Jayhawks, Wildcats lose on road; Shockers stay unbeaten with home win

2/2/2014

By The Associated Press

By The Associated Press

Texas 81, Kansas 69

At Austin, Texas, don't crown sixth-ranked Kansas as Big 12 champions just yet. There's another team with serious designs on winning the title.

And surprise, surprise: It's the surging Texas Longhorns.

Isaiah Taylor scored 23 points, Jonathan Holmes had 22 and No. 25 Texas beat the Jayhawks 81-69 on Saturday for its sixth consecutive victory.

Texas, which lost its top four scorers from last year's 16-18 squad, has been the surprise of the Big 12. The Longhorns have four consecutive wins over Top 25 opponents and now sit in second place after dominating a team that had been playing as well as anyone in the country in recent weeks.

The Longhorns (17-4, 6-2) thumped the Jayhawks with suffocating defense that held the Big 12's best shooting team to 39 percent from the floor. Kansas freshman Andrew Wiggins, who averaged 24 points over the previous three games, scored seven before fouling out late.

Texas put together one of its most impressive wins in years. The Longhorns outshot and outrebounded the Jayhawks, had 12 blocks, and once they built a double-digit lead, never left Kansas an opening to rally.

Wayne Selden Jr., scored 21 for the Jayhawks (16-5, 7-1).

When Holmes blocked a shot, grabbed the loose ball and raced up the court for a layup, the Jayhawks' Frank Mason met him at the basket with a hard foul and the two players had to be separated. Kansas' Brannen Greene was then whistled for a technical foul. Holmes made three of four free throws and Texas led 38-23 at halftime.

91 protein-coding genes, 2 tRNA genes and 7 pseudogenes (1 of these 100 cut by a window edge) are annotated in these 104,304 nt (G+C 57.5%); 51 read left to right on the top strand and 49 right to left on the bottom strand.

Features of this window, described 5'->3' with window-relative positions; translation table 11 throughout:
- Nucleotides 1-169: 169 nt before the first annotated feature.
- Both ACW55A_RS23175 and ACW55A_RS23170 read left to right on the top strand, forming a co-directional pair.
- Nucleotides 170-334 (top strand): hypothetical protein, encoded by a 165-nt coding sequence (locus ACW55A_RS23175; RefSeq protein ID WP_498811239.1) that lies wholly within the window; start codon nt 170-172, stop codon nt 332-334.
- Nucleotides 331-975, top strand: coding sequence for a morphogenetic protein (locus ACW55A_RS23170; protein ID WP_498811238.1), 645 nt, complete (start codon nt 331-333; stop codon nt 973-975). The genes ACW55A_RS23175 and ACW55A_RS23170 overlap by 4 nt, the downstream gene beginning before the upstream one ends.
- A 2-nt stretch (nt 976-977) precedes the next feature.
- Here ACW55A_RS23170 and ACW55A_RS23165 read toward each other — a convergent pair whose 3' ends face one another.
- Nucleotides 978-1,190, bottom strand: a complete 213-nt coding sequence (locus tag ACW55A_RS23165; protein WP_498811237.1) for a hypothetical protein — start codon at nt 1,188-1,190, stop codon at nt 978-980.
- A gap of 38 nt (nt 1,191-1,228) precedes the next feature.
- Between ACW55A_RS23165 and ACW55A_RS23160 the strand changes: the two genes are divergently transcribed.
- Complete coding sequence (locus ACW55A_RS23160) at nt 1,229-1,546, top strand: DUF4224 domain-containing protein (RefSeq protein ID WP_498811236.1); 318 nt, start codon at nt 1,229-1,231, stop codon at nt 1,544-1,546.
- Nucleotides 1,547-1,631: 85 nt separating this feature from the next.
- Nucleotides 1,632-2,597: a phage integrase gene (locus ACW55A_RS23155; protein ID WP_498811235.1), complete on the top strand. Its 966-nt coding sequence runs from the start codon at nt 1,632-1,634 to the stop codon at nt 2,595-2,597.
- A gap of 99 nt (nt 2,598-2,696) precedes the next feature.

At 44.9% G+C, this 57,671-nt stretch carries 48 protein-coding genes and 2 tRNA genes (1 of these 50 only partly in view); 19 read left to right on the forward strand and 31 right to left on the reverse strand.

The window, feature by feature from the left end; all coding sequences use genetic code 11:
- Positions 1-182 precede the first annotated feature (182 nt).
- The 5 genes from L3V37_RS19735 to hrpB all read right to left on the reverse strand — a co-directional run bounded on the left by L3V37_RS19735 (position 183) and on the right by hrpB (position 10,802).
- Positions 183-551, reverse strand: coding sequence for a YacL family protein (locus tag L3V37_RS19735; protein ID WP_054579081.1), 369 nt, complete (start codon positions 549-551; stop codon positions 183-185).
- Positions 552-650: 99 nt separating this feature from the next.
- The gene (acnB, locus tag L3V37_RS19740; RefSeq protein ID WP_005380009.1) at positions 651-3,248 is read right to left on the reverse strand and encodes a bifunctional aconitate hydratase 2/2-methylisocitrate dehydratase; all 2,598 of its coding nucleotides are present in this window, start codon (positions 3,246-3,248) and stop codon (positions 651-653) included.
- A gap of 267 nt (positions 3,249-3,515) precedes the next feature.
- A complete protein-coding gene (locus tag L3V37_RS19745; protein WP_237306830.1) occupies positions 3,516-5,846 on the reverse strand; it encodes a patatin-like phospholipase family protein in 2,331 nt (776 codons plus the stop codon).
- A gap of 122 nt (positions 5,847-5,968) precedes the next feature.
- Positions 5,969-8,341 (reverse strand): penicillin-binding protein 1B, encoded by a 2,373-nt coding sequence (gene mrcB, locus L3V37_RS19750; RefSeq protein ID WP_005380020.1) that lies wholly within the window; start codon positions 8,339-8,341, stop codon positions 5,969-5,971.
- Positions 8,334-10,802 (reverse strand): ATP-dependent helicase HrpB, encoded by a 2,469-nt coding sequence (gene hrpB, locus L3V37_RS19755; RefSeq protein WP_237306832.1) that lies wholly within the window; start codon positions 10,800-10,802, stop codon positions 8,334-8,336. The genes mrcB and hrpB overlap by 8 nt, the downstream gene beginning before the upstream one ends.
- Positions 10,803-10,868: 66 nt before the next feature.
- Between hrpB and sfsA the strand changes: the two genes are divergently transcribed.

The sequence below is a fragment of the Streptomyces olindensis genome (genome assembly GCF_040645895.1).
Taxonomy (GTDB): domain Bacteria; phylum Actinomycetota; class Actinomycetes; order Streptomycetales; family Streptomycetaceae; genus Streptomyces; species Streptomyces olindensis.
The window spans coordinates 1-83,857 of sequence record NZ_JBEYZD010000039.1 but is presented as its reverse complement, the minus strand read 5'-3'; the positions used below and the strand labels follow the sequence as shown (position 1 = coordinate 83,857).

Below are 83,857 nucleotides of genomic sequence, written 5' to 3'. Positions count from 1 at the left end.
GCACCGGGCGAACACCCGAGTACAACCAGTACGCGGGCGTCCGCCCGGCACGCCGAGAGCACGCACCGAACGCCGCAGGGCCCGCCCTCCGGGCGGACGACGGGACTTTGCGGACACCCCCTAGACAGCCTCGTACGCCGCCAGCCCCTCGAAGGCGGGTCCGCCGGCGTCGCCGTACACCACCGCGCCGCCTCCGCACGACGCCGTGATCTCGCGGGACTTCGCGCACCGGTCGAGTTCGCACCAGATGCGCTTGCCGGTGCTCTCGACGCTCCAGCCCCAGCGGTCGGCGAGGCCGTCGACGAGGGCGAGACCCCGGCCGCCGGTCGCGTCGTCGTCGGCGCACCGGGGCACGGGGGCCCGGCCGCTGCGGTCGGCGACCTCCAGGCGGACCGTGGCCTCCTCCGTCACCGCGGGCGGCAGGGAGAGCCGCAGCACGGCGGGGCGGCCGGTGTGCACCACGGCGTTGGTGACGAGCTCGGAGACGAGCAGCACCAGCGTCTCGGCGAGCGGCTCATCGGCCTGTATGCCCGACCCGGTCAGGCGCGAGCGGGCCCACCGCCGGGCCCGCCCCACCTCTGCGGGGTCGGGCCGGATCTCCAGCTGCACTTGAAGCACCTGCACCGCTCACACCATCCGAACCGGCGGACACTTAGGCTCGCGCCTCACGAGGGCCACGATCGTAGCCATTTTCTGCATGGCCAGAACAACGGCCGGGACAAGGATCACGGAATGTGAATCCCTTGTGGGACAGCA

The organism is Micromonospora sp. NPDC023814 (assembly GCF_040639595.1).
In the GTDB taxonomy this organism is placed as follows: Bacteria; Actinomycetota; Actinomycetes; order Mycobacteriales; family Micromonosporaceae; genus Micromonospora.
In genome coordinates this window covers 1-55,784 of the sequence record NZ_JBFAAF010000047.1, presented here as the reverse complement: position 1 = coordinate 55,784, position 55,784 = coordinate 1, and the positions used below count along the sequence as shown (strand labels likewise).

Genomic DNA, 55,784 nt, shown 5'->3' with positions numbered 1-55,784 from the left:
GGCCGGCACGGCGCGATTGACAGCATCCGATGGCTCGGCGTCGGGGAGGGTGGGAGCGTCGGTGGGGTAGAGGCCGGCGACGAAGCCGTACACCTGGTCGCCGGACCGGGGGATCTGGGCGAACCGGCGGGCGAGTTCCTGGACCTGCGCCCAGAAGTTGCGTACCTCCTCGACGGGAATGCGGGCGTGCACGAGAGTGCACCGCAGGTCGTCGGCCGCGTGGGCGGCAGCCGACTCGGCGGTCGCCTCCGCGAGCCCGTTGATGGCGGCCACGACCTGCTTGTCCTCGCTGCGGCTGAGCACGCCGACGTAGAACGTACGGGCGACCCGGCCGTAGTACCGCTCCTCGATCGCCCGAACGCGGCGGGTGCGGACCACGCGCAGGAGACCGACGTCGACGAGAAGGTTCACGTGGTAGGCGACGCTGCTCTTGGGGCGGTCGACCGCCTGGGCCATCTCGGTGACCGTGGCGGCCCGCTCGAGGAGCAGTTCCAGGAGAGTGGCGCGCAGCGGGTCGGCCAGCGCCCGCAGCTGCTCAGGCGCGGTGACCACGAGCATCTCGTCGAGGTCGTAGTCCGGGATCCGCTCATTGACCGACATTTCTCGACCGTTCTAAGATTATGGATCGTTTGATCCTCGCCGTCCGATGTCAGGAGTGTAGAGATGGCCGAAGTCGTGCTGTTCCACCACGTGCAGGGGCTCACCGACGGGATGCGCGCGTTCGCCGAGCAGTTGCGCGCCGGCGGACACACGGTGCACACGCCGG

Texas blew it open early in the second half with an emphatic basket by Ridley: a one-step, two-handed dunk over Embiid. Ridley converted the three-point play and Texas led 47-27.

Kansas finally answered with consecutive 3-pointers but the Jayhawks couldn't piece together a run that could pull them close. Texas wouldn't let them. Holmes had a key 3-pointer and followed it with another tough layup.

W. Virginia. 81, Kansas St. 71

At Morgantown, West Va., Juwan Staten had a career day with 35 points as West Virginia knocked off Kansas State 81-71 on Saturday.

It was the second straight league win for the Mountaineers (13-9, 5-4 Big 12) and third in the last four games. Kansas State (15-7, 5-4) lost for the third time in four contests.

Terry Henderson had 13 points, Eron Harris scored 11 and Remi Dibo had 10.

The Wildcats got 20 points from Marcus Foster and 19 from Thomas Gipson.

Kansas State whittled it down to one at 68-67 with 3:09 left on a 6-0 run concluded by a jumper from Foster, who posted his second league 20-plus point game of his first season.

After Foster canned one-of-two free throws, teammate Shane Southwell let another ball get out-of-bounds. The Mountaineers connected on six straight free throws, then a dunk by Staten, to close out the game.

Wichita St. 81, Evansville 67

At Wichita, it seems the only way anybody from the Missouri Valley Conference is going to spoil No. 4 Wichita State's unbeaten season is if the Shockers spot them a big enough lead.